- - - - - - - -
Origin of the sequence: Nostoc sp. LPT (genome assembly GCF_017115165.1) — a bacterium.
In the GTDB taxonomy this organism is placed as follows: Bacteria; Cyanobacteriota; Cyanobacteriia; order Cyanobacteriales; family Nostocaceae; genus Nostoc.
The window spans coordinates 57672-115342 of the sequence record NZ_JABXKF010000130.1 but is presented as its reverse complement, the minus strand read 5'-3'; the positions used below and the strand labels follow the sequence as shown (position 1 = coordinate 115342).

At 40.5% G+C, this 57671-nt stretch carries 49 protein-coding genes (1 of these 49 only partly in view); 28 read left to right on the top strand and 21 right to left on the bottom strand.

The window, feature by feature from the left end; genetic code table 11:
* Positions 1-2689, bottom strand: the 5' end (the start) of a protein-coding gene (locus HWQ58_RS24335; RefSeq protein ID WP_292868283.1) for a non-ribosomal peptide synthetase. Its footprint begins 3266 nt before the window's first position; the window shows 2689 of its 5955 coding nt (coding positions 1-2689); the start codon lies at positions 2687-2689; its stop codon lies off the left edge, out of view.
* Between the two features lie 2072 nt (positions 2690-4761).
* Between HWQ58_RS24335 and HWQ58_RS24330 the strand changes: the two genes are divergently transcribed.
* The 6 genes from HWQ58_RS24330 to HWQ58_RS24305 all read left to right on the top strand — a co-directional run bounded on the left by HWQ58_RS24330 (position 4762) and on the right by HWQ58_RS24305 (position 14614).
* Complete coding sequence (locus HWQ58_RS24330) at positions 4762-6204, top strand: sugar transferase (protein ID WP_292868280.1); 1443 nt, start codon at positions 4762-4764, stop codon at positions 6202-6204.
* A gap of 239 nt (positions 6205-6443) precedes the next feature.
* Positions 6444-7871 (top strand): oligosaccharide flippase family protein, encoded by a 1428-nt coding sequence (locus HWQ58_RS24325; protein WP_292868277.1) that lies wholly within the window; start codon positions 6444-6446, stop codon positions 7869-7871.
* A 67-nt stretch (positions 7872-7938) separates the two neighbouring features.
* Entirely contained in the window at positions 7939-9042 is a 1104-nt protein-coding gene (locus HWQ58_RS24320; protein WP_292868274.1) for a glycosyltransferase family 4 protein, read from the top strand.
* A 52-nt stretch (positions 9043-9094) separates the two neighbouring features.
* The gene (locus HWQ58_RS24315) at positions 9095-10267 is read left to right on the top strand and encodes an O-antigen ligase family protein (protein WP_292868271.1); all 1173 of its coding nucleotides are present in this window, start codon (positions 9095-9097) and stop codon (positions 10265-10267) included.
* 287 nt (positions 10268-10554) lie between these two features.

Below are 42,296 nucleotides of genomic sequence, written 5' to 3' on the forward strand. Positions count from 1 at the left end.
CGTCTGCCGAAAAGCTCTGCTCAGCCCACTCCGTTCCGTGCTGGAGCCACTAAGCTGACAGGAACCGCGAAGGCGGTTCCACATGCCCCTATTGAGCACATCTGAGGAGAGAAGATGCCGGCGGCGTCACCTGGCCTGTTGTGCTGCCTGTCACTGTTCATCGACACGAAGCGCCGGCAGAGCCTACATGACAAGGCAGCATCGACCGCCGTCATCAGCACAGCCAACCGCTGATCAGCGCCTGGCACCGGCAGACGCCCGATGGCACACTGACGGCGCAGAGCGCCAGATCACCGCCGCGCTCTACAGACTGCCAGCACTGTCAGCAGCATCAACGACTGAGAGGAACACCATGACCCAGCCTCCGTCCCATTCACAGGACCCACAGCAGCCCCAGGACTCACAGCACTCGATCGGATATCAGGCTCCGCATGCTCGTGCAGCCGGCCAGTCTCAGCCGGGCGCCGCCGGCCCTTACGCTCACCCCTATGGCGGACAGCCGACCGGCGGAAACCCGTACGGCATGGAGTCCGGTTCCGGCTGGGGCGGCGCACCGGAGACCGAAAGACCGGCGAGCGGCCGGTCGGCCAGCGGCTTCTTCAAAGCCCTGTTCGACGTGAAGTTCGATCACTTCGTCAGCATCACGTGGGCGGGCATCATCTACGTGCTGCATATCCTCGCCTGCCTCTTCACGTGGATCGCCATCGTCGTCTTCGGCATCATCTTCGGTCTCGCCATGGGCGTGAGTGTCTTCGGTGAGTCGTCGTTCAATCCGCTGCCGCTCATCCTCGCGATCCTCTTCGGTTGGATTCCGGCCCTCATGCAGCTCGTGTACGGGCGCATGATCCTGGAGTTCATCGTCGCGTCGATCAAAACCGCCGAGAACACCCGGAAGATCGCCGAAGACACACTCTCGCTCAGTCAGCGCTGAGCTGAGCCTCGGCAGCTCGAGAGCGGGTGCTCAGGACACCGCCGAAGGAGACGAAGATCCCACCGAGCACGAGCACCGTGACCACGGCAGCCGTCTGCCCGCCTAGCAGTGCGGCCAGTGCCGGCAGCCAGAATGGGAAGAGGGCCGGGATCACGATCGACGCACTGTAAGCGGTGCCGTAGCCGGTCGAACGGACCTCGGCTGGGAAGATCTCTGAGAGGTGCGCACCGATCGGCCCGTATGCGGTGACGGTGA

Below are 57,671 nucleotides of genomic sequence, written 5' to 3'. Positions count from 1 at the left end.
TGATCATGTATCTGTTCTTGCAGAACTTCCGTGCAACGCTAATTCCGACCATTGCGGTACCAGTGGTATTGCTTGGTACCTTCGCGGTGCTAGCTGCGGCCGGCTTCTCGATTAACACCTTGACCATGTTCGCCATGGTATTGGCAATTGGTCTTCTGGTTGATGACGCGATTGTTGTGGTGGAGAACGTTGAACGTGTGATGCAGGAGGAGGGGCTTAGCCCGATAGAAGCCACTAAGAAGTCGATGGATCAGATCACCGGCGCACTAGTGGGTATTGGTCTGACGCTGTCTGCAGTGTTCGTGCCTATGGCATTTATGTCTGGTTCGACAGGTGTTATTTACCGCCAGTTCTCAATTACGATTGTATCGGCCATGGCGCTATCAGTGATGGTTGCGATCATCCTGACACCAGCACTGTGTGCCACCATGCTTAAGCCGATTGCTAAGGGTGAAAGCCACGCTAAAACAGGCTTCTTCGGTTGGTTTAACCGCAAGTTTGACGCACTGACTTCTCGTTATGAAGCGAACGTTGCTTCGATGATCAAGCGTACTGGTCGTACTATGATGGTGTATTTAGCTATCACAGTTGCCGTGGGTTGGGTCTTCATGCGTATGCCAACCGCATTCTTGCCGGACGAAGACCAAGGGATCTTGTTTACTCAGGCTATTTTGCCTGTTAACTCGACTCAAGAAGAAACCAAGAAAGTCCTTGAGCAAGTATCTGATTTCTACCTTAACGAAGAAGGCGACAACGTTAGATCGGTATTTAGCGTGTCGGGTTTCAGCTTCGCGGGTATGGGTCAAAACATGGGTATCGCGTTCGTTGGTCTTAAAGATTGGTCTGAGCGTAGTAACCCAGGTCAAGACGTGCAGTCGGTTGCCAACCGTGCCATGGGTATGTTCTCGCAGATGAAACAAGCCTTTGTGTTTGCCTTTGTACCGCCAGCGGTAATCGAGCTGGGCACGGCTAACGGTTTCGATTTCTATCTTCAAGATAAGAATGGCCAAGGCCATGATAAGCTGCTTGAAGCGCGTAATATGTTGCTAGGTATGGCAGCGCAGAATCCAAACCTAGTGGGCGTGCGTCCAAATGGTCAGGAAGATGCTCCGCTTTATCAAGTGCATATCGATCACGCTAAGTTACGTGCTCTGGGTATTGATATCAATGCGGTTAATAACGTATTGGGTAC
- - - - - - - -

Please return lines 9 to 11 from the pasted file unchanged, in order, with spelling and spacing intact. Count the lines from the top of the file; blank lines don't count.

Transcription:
* The 6 genes from HWQ58_RS24330 to HWQ58_RS24305 all read left to right on the top strand — a co-directional run bounded on the left by HWQ58_RS24330 (position 4762) and on the right by HWQ58_RS24305 (position 14614).
* Complete coding sequence (locus HWQ58_RS24330) at positions 4762-6204, top strand: sugar transferase (protein ID WP_292868280.1); 1443 nt, start codon at positions 4762-4764, stop codon at positions 6202-6204.
* A gap of 239 nt (positions 6205-6443) precedes the next feature.